Set Our Medical Care Free   5 comments

I don’t make any secret that I think this election’s outcome rode on two things that really had little to do with the candidates running for office. First and foremost, the voters are sick of being treated like idiots and being told they should sit down and shut up and let the elites run the country. But also, Obamacare became so painful that people were willing to vote for anyone who promised to make it go away. It literally blew up in the weeks before the vote and proved once and for all that the “Affordable Care Act” was anything but affordable.

Related imageLet’s be honest. Medical care is a necessity. Sooner or later we all have to go to the doctor for something. Even before Obamacare, health care coverage was hard to come by and too expensive. Prescription drug prices were out of control. There’s so much wrong with the American healthcare system that Obamacare was just the nail in the coffin. Our medical care is among the best in the world, but the system of delivery is hobbled by government mandates, subsidies, price controls and myriad middlemen standing between the customer and the provider that our access to medical care is expensive and often impossible. It is seriously over-regulated and filled with government-created monopolies.

Instead of introducing more competition and market forces into a monopolized system, Obamacare took that hobbled system, fed it a steady dosage of steroids by creating more mandates,  price controls and subsidies and this blew up the average middle-class family’s budget.

People are now waking up to the many bad features of Obamacare. Some of us recognized these problems before the act was passed, but now we’re all experiencing the pain. The ACA combined a mandate that insurers not discriminate against preexisting conditions with weighted pricing, which meant that healthy people were forced to pay the astronomical medical costs of very sick people. This, ultimately, is what caused the death spiral. Here in a Alaska, an insurance pool of 8,000 people was faced with millions of dollars in claims from just a dozen subscribers. That necessitated premiums in the thousands every month, which simply could not be sustains, so the insurer left the marketplace, leaving only one insurance provider for the entire state. Zero competition means the insurer can set whatever price they want and …. yeah, death spiral.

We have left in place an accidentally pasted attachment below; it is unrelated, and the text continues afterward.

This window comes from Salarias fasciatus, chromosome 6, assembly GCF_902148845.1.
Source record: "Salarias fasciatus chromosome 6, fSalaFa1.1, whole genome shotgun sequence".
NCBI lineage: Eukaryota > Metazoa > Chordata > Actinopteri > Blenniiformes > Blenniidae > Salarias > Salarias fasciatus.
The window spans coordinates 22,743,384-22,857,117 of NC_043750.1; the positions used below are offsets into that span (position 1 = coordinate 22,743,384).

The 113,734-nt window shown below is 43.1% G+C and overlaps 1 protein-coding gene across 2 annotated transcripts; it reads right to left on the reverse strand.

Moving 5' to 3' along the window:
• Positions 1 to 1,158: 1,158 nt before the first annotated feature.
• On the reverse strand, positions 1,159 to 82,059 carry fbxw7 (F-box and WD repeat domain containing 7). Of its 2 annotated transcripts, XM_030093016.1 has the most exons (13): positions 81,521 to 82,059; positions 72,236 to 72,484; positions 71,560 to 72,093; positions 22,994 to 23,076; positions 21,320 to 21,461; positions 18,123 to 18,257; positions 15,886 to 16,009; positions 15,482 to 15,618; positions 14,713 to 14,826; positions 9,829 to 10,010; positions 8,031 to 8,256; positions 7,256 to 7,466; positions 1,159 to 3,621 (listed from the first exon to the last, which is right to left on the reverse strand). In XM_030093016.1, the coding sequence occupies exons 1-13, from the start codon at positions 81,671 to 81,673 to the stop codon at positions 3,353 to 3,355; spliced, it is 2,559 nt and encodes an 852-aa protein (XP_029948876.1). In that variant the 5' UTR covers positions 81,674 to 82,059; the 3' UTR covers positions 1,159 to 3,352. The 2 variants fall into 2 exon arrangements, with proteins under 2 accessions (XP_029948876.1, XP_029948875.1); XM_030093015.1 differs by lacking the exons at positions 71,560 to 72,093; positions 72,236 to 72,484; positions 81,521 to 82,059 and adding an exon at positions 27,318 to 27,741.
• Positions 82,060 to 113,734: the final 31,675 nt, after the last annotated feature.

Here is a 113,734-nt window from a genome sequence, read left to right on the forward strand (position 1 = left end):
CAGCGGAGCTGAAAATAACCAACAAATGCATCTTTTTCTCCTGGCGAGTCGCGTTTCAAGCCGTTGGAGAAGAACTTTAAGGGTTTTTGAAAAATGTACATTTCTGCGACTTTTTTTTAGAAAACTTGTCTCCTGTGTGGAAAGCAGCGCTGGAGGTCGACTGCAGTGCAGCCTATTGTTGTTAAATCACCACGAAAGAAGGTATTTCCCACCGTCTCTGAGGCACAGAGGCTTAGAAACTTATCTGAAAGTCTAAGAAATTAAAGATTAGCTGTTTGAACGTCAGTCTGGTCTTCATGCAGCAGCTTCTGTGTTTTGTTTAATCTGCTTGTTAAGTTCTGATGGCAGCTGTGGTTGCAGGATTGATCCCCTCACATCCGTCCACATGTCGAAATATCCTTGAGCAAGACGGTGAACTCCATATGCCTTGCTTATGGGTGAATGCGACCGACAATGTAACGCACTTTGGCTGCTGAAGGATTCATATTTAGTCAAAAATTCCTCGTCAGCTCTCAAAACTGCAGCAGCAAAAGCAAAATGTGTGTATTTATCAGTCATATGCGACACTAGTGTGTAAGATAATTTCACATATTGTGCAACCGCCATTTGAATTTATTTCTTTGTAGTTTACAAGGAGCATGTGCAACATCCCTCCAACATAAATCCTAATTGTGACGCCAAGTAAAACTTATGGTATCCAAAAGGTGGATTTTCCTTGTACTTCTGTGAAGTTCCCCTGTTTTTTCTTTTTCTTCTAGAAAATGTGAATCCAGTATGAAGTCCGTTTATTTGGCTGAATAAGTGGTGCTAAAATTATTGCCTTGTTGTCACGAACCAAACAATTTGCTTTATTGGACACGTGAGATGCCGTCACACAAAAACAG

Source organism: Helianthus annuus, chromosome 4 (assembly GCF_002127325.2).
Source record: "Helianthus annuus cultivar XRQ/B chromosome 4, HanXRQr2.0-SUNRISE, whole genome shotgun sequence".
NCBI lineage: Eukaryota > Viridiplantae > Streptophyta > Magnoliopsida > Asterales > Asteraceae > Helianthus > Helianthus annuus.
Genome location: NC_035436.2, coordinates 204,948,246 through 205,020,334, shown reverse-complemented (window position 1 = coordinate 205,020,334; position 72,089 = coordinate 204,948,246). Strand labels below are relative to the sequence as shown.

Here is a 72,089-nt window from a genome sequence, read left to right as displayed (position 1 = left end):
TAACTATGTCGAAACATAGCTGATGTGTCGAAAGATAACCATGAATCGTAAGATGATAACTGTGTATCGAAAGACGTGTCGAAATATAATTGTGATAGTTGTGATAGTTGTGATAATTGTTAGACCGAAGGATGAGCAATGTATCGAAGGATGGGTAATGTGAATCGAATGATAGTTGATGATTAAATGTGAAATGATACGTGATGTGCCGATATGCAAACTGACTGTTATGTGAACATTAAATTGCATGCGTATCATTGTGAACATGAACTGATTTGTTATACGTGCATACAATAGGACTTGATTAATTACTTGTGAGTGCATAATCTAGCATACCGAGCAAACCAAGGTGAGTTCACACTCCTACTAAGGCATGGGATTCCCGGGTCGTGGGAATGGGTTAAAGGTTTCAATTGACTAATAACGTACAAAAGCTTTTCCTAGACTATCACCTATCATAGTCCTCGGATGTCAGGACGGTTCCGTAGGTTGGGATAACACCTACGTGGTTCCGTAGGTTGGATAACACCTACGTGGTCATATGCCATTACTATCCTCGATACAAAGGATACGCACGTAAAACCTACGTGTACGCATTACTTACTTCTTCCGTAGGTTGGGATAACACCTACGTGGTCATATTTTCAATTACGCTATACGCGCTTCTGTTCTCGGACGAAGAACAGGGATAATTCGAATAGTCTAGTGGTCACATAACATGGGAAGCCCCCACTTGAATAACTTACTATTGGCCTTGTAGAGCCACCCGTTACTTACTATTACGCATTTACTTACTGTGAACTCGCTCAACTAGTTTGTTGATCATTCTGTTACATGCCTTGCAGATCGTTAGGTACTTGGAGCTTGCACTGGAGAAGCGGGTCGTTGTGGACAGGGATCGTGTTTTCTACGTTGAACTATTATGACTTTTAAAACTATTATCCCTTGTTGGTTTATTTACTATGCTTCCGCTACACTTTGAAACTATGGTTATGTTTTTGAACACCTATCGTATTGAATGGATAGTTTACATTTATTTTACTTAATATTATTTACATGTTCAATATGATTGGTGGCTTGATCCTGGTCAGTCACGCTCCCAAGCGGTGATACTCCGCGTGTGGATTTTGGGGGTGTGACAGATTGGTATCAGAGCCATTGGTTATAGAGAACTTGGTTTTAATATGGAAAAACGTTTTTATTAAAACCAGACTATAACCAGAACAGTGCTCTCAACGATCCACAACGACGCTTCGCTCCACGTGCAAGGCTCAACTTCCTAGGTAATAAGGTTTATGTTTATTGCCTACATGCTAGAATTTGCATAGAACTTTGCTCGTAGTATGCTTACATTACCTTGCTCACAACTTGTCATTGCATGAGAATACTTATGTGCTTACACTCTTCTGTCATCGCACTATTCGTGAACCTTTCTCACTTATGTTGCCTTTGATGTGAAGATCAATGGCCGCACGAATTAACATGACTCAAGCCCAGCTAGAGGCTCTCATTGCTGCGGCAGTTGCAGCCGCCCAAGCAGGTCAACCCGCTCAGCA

Additionally, the ACA put too many restraints on competition across geographic lines. There were, at the time of the ACA’s passage, hundreds of insurance companies and some of them provided insurance at affordable prices, but since I live in Alaska and those companies were located in Connecticut, I couldn’t buy my insurance across state lines. I was forced to pay a much higher premium here in Alaska. Meanwhile, I buy my car insurance across state lines and get good Alaska-compliant insurance at an affordable price.

Probably the worst feature of the ACA is hardly mentioned. It prepackaged precisely what must be insured, and allowed no room for flexibility. So healthy people like my family couldn’t opt out of insurance coverage we don’t need. This is one reason premiums rose so much so fast. Insurers simply tallied up the benefits and the risks and dished out new terms. There was no negotiation possible.

Fixing Obamacare is probably not possible, so it probably needs to go away in order to be replaced with …

Well, there’s a question. All this bad regulation that existed pre-ACA dates back decades or even a full century. It’s this incredible bundle of red tape encompassing how doctors get their training, where doctors may practice, how medical facilities are licensed, how medications are approved, what doctors may prescribe what medications to whom, etc., etc., etc. I don’t think DC has the political courage to address all of it, although the REINS Act might take a machete to some of it.